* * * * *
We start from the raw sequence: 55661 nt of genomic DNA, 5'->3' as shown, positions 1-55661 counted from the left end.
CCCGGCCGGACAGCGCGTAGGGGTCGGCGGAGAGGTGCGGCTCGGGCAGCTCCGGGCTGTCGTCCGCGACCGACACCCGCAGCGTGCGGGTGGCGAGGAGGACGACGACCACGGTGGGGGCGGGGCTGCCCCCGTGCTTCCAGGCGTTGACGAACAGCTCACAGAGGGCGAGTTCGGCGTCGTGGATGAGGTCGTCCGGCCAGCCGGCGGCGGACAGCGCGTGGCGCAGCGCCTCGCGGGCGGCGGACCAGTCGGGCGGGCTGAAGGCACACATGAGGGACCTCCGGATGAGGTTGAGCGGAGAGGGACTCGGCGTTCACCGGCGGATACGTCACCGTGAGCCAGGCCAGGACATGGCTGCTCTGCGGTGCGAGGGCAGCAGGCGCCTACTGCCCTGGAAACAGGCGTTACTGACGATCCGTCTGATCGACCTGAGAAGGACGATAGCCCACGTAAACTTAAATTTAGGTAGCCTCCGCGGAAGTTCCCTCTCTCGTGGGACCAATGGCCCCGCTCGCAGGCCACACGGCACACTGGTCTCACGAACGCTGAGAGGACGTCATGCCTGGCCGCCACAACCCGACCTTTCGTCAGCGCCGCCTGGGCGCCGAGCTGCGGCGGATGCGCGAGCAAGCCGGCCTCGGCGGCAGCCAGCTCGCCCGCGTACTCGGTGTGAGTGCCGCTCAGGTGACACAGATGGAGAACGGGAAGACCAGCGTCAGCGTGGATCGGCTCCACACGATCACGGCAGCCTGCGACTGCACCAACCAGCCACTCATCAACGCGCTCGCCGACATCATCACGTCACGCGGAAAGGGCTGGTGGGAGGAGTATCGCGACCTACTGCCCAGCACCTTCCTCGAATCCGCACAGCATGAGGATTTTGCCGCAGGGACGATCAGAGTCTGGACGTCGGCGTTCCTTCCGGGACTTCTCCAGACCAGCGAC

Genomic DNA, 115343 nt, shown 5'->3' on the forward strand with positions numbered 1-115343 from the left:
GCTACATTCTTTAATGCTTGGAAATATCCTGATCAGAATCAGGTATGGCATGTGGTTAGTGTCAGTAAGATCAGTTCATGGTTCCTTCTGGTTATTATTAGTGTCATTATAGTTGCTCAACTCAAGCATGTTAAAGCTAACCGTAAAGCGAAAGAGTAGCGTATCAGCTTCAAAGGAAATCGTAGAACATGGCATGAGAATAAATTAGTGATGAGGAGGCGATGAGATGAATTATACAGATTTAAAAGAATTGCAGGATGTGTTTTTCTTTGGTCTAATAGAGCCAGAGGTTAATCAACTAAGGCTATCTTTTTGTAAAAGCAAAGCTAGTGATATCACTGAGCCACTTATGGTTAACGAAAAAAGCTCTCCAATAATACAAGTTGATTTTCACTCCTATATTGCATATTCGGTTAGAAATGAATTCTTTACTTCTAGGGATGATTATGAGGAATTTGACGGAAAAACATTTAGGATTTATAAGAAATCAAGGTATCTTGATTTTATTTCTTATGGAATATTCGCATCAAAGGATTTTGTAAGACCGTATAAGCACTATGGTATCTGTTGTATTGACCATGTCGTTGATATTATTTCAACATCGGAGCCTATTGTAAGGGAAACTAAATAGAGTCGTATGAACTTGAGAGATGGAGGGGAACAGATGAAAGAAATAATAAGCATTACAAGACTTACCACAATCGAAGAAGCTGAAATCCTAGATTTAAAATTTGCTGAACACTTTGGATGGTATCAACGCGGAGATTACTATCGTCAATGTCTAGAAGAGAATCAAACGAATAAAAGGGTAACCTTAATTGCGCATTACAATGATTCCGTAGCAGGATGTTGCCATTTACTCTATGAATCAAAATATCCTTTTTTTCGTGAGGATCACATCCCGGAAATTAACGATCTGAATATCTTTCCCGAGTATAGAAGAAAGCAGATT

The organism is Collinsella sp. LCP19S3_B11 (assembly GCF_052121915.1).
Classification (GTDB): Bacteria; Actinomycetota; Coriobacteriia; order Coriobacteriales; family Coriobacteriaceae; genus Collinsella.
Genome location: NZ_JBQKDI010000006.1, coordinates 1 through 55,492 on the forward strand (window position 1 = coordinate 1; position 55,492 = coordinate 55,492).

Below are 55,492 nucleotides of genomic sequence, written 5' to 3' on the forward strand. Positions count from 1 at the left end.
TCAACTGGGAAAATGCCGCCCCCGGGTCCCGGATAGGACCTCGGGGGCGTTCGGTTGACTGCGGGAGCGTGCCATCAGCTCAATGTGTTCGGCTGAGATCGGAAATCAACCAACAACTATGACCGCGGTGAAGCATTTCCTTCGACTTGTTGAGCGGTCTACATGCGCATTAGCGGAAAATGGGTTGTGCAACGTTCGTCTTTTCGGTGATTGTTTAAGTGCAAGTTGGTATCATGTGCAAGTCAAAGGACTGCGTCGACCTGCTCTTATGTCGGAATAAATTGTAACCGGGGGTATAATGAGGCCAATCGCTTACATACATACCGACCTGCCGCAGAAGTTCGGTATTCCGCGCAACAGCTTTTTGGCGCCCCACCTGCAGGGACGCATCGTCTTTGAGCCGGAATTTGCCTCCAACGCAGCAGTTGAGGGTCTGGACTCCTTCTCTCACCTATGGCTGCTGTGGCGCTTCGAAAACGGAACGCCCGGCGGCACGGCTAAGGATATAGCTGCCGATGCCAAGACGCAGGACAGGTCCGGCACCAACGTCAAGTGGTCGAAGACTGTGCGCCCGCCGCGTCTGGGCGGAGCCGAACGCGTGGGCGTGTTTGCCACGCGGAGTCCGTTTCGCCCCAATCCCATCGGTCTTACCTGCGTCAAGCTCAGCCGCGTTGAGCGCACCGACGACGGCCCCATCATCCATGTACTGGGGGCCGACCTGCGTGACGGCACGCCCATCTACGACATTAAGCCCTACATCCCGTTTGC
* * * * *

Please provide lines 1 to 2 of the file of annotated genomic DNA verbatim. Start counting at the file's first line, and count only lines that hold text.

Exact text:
We start from the raw sequence: 55661 nt of genomic DNA, 5'->3' as shown, positions 1-55661 counted from the left end.
CCCGGCCGGACAGCGCGTAGGGGTCGGCGGAGAGGTGCGGCTCGGGCAGCTCCGGGCTGTCGTCCGCGACCGACACCCGCAGCGTGCGGGTGGCGAGGAGGACGACGACCACGGTGGGGGCGGGGCTGCCCCCGTGCTTCCAGGCGTTGACGAACAGCTCACAGAGGGCGAGTTCGGCGTCGTGGATGAGGTCGTCCGGCCAGCCGGCGGCGGACAGCGCGTGGCGCAGCGCCTCGCGGGCGGCGGACCAGTCGGGCGGGCTGAAGGCACACATGAGGGACCTCCGGATGAGGTTGAGCGGAGAGGGACTCGGCGTTCACCGGCGGATACGTCACCGTGAGCCAGGCCAGGACATGGCTGCTCTGCGGTGCGAGGGCAGCAGGCGCCTACTGCCCTGGAAACAGGCGTTACTGACGATCCGTCTGATCGACCTGAGAAGGACGATAGCCCACGTAAACTTAAATTTAGGTAGCCTCCGCGGAAGTTCCCTCTCTCGTGGGACCAATGGCCCCGCTCGCAGGCCACACGGCACACTGGTCTCACGAACGCTGAGAGGACGTCATGCCTGGCCGCCACAACCCGACCTTTCGTCAGCGCCGCCTGGGCGCCGAGCTGCGGCGGATGCGCGAGCAAGCCGGCCTCGGCGGCAGCCAGCTCGCCCGCGTACTCGGTGTGAGTGCCGCTCAGGTGACACAGATGGAGAACGGGAAGACCAGCGTCAGCGTGGATCGGCTCCACACGATCACGGCAGCCTGCGACTGCACCAACCAGCCACTCATCAACGCGCTCGCCGACATCATCACGTCACGCGGAAAGGGCTGGTGGGAGGAGTATCGCGACCTACTGCCCAGCACCTTCCTCGAATCCGCACAGCATGAGGATTTTGCCGCAGGGACGATCAGAGTCTGGACGTCGGCGTTCCTTCCGGGACTTCTCCAGACCAGCGAC